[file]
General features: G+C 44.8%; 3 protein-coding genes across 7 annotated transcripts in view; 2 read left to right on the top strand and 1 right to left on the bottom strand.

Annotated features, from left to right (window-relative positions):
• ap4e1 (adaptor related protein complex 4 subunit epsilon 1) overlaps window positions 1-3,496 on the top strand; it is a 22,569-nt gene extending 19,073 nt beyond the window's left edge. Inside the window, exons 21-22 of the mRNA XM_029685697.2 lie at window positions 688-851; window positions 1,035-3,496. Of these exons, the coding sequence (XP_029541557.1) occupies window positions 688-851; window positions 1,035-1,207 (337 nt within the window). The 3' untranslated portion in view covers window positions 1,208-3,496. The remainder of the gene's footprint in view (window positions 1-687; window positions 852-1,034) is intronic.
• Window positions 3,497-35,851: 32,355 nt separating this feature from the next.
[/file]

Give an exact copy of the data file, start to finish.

General features: G+C 44.8%; 3 protein-coding genes across 7 annotated transcripts in view; 2 read left to right on the top strand and 1 right to left on the bottom strand.

Annotated features, from left to right (window-relative positions):
• ap4e1 (adaptor related protein complex 4 subunit epsilon 1) overlaps window positions 1-3,496 on the top strand; it is a 22,569-nt gene extending 19,073 nt beyond the window's left edge. Inside the window, exons 21-22 of the mRNA XM_029685697.2 lie at window positions 688-851; window positions 1,035-3,496. Of these exons, the coding sequence (XP_029541557.1) occupies window positions 688-851; window positions 1,035-1,207 (337 nt within the window). The 3' untranslated portion in view covers window positions 1,208-3,496. The remainder of the gene's footprint in view (window positions 1-687; window positions 852-1,034) is intronic.
• Window positions 3,497-35,851: 32,355 nt separating this feature from the next.